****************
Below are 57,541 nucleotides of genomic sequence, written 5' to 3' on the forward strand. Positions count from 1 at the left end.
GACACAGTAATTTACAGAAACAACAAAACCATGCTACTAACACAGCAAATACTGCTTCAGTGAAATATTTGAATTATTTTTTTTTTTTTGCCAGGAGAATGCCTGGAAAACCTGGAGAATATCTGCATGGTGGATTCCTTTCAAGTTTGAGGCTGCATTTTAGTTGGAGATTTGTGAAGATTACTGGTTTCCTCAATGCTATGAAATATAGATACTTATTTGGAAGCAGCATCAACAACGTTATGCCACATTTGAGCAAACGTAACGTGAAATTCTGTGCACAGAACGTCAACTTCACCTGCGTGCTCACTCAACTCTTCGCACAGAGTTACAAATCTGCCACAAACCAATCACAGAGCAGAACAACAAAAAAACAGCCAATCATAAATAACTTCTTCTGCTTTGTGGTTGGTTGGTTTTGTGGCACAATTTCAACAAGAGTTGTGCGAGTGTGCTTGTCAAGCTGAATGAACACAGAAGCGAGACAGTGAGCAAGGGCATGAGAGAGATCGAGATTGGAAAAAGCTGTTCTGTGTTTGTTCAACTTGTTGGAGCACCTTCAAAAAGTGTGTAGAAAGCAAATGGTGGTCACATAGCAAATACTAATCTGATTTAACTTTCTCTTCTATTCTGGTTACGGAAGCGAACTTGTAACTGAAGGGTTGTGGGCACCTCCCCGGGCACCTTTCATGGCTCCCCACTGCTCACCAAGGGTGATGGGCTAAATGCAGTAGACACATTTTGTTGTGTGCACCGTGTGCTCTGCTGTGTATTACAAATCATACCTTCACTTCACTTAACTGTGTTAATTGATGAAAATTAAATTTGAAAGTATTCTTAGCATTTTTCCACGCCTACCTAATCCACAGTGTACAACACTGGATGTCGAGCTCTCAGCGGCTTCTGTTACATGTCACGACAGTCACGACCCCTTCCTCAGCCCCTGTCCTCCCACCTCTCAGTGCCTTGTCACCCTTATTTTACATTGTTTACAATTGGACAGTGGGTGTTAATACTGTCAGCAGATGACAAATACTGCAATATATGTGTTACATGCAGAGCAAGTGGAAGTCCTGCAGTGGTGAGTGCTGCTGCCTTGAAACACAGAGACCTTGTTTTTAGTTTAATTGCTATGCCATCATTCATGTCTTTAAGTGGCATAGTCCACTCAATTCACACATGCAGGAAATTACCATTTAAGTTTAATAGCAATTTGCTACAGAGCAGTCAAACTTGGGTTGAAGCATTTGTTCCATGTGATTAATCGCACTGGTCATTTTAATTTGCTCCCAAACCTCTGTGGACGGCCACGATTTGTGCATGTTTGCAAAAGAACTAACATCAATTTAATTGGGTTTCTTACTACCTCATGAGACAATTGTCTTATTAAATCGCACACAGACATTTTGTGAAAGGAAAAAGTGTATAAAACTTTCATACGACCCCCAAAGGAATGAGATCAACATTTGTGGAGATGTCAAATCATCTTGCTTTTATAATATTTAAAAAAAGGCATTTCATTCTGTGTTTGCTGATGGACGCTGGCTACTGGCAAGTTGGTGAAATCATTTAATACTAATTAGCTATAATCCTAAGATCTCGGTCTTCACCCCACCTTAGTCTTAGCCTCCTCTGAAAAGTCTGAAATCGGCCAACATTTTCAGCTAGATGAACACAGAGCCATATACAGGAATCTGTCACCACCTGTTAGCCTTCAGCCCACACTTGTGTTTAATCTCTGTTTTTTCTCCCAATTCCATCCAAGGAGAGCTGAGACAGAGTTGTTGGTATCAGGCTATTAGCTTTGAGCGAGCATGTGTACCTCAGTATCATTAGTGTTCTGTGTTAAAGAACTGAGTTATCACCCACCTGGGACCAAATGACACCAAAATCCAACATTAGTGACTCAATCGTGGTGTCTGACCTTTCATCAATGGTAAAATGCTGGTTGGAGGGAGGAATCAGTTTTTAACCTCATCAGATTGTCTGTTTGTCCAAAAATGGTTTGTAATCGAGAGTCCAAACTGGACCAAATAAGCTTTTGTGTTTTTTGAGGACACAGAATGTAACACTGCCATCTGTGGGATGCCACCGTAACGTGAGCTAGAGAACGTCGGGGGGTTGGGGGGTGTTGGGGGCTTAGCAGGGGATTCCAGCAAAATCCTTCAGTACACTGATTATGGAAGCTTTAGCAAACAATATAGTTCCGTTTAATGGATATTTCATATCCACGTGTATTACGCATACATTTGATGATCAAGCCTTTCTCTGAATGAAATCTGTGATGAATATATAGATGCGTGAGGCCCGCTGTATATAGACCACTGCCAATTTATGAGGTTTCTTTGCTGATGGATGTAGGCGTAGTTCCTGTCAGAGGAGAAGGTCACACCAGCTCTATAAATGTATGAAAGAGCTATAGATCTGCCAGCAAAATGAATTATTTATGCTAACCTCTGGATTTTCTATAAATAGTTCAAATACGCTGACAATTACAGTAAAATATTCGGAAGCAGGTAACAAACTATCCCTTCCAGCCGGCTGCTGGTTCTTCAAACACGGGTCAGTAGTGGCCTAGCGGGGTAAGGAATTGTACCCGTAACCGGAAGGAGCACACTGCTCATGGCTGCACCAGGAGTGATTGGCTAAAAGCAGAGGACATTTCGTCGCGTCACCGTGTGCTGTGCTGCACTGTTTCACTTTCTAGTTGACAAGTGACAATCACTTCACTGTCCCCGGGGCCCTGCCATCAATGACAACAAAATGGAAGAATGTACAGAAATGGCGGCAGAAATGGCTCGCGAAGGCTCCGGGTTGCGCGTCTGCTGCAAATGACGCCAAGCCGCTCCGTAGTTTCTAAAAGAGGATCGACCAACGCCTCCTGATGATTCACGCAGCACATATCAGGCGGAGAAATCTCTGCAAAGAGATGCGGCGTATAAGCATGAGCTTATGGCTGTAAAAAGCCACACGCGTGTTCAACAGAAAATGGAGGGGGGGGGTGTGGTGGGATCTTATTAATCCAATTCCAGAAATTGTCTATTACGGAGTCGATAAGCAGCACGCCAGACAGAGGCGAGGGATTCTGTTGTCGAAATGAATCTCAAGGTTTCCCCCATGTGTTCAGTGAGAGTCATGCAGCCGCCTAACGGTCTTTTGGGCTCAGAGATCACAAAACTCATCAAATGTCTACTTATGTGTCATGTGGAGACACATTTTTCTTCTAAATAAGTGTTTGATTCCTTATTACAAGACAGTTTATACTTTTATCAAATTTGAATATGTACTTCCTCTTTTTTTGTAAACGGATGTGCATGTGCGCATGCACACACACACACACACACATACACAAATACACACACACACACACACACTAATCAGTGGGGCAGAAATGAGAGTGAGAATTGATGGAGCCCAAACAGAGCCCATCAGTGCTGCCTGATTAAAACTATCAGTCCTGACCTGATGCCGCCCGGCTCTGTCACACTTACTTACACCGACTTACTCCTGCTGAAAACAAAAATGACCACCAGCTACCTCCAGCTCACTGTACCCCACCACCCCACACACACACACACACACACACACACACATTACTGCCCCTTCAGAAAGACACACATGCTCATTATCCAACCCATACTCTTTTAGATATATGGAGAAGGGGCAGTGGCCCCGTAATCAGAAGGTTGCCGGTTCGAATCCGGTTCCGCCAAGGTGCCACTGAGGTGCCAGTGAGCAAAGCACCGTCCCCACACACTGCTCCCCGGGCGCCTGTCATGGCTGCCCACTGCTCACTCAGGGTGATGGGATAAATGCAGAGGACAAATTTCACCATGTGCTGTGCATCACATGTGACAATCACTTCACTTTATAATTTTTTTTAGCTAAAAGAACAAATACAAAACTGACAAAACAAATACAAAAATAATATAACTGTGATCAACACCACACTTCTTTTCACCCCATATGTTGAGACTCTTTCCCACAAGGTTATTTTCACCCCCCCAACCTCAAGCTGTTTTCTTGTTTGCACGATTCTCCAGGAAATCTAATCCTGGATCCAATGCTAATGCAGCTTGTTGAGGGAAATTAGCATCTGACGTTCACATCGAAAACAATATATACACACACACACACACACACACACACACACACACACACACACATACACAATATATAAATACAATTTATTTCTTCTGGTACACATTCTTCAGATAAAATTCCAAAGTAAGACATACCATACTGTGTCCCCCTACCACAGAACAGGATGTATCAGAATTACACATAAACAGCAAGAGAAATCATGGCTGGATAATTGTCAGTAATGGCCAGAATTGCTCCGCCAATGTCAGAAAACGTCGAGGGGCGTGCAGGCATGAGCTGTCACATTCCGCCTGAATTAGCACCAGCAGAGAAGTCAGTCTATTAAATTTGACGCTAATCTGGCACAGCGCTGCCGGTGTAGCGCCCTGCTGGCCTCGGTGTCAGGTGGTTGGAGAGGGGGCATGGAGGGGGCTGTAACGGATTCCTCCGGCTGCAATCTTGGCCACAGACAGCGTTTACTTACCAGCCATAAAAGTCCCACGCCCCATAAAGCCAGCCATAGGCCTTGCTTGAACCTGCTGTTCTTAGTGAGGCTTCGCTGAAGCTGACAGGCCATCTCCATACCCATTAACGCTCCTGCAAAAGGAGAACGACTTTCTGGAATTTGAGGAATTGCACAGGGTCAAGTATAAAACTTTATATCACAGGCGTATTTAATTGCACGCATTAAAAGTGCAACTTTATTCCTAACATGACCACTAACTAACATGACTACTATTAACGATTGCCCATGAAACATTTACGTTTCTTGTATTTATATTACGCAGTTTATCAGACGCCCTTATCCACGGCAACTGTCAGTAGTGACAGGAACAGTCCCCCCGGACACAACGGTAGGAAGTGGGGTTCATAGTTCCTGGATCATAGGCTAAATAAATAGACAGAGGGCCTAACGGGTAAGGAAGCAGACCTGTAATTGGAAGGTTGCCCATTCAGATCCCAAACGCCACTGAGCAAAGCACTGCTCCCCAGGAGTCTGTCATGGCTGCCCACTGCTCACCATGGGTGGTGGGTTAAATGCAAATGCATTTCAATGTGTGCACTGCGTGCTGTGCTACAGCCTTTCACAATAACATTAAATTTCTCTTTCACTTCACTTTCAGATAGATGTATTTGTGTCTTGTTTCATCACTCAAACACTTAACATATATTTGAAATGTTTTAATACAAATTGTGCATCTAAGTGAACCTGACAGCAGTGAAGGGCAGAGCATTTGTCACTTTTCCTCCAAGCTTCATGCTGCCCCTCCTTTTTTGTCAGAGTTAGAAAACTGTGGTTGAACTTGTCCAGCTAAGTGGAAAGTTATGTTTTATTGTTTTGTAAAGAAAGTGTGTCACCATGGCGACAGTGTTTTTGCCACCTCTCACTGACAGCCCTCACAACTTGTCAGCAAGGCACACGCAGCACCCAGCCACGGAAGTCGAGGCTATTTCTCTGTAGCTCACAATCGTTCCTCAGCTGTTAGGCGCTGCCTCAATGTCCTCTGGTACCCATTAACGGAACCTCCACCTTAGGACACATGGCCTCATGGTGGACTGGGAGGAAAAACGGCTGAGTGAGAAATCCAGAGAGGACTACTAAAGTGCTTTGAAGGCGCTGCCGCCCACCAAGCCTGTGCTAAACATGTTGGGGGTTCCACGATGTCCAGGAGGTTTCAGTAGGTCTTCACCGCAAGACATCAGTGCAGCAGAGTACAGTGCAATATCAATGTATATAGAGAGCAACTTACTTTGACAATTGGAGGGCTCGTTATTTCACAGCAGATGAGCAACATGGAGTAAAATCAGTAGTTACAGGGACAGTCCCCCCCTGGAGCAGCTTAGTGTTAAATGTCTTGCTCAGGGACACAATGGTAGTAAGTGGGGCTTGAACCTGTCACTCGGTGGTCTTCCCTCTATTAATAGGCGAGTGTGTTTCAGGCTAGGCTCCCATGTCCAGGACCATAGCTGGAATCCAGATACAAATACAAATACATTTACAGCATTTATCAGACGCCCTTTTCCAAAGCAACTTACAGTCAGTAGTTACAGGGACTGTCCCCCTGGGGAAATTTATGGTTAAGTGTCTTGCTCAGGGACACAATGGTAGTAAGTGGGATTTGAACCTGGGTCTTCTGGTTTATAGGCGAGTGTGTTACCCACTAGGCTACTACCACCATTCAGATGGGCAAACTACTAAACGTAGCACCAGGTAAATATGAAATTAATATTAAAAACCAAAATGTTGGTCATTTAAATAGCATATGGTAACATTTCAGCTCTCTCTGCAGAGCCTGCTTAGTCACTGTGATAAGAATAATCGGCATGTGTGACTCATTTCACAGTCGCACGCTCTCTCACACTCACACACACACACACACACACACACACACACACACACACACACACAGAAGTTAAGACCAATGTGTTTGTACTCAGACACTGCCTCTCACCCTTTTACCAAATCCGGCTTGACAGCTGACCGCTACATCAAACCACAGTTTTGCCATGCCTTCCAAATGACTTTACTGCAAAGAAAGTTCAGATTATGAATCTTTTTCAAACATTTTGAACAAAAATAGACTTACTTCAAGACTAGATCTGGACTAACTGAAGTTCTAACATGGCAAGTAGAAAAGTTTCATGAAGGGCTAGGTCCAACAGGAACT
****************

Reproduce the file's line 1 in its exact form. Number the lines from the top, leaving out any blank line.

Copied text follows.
Below are 57,541 nucleotides of genomic sequence, written 5' to 3' on the forward strand. Positions count from 1 at the left end.